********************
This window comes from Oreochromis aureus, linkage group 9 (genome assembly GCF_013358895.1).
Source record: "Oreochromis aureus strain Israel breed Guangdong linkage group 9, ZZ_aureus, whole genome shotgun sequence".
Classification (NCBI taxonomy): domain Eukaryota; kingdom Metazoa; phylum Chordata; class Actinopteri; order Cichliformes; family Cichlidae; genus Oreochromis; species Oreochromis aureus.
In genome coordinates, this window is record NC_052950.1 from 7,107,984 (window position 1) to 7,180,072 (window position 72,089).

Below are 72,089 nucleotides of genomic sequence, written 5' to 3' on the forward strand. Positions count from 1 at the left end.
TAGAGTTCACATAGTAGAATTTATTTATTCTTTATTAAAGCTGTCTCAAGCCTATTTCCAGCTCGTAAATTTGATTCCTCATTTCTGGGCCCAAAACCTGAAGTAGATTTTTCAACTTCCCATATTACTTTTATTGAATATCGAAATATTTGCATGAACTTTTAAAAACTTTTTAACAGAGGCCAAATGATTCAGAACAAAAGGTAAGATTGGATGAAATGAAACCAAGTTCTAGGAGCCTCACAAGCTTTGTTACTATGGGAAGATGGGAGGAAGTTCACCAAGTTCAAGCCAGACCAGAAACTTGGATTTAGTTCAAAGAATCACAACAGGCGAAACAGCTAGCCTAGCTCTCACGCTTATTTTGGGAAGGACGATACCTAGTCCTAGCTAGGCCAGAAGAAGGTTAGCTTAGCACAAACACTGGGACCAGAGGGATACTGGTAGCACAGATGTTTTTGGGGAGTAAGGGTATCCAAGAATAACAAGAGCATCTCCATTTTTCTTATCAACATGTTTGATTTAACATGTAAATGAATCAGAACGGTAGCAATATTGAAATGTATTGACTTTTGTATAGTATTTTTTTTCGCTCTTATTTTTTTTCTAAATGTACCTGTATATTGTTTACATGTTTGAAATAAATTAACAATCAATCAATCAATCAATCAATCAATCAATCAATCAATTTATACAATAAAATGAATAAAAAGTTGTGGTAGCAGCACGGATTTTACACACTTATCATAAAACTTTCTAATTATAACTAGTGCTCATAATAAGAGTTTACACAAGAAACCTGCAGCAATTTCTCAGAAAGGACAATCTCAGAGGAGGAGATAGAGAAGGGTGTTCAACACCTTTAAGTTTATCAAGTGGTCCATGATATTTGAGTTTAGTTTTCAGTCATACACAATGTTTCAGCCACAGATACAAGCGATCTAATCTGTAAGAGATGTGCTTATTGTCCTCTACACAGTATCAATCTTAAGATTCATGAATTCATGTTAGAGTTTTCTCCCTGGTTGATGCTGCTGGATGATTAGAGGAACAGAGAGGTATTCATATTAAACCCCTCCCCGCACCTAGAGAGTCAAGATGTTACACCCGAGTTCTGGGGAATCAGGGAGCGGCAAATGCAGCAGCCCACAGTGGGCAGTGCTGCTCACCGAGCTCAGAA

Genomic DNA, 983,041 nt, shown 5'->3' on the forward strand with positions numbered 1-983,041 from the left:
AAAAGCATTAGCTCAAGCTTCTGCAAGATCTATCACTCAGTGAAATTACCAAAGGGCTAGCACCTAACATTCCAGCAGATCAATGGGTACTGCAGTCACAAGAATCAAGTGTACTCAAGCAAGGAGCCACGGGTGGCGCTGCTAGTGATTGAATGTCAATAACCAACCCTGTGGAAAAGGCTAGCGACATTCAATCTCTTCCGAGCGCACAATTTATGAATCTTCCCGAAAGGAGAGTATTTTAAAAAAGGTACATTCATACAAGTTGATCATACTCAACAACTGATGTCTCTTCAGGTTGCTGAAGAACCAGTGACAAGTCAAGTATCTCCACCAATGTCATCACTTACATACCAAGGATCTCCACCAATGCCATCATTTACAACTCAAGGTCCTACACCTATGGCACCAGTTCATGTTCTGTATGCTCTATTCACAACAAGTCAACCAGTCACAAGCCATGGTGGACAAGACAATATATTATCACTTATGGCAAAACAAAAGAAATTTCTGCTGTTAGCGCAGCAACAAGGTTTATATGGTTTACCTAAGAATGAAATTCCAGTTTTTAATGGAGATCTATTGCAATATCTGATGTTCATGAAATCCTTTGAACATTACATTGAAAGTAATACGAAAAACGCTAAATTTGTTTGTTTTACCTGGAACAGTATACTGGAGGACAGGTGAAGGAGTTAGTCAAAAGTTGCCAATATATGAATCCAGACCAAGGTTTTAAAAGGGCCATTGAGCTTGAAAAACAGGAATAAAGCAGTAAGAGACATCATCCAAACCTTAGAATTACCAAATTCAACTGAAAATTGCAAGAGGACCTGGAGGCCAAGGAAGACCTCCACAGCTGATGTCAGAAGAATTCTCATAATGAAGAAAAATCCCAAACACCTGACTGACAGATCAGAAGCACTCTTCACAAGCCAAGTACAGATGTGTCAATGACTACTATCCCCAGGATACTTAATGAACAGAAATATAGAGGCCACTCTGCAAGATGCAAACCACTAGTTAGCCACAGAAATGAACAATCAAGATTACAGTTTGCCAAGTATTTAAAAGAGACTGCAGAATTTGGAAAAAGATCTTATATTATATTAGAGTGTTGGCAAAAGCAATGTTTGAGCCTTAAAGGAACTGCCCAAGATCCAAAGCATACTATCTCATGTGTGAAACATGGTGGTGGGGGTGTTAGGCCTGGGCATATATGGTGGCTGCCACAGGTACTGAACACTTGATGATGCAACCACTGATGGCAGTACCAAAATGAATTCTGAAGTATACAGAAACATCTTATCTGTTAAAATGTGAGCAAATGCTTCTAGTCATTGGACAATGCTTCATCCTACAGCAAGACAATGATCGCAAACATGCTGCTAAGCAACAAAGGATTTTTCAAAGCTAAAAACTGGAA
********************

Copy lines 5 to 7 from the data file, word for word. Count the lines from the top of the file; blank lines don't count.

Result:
Below are 72,089 nucleotides of genomic sequence, written 5' to 3' on the forward strand. Positions count from 1 at the left end.
TAGAGTTCACATAGTAGAATTTATTTATTCTTTATTAAAGCTGTCTCAAGCCTATTTCCAGCTCGTAAATTTGATTCCTCATTTCTGGGCCCAAAACCTGAAGTAGATTTTTCAACTTCCCATATTACTTTTATTGAATATCGAAATATTTGCATGAACTTTTAAAAACTTTTTAACAGAGGCCAAATGATTCAGAACAAAAGGTAAGATTGGATGAAATGAAACCAAGTTCTAGGAGCCTCACAAGCTTTGTTACTATGGGAAGATGGGAGGAAGTTCACCAAGTTCAAGCCAGACCAGAAACTTGGATTTAGTTCAAAGAATCACAACAGGCGAAACAGCTAGCCTAGCTCTCACGCTTATTTTGGGAAGGACGATACCTAGTCCTAGCTAGGCCAGAAGAAGGTTAGCTTAGCACAAACACTGGGACCAGAGGGATACTGGTAGCACAGATGTTTTTGGGGAGTAAGGGTATCCAAGAATAACAAGAGCATCTCCATTTTTCTTATCAACATGTTTGATTTAACATGTAAATGAATCAGAACGGTAGCAATATTGAAATGTATTGACTTTTGTATAGTATTTTTTTTCGCTCTTATTTTTTTTCTAAATGTACCTGTATATTGTTTACATGTTTGAAATAAATTAACAATCAATCAATCAATCAATCAATCAATCAATCAATCAATTTATACAATAAAATGAATAAAAAGTTGTGGTAGCAGCACGGATTTTACACACTTATCATAAAACTTTCTAATTATAACTAGTGCTCATAATAAGAGTTTACACAAGAAACCTGCAGCAATTTCTCAGAAAGGACAATCTCAGAGGAGGAGATAGAGAAGGGTGTTCAACACCTTTAAGTTTATCAAGTGGTCCATGATATTTGAGTTTAGTTTTCAGTCATACACAATGTTTCAGCCACAGATACAAGCGATCTAATCTGTAAGAGATGTGCTTATTGTCCTCTACACAGTATCAATCTTAAGATTCATGAATTCATGTTAGAGTTTTCTCCCTGGTTGATGCTGCTGGATGATTAGAGGAACAGAGAGGTATTCATATTAAACCCCTCCCCGCACCTAGAGAGTCAAGATGTTACACCCGAGTTCTGGGGAATCAGGGAGCGGCAAATGCAGCAGCCCACAGTGGGCAGTGCTGCTCACCGAGCTCAGAA

Genomic DNA, 983,041 nt, shown 5'->3' on the forward strand with positions numbered 1-983,041 from the left: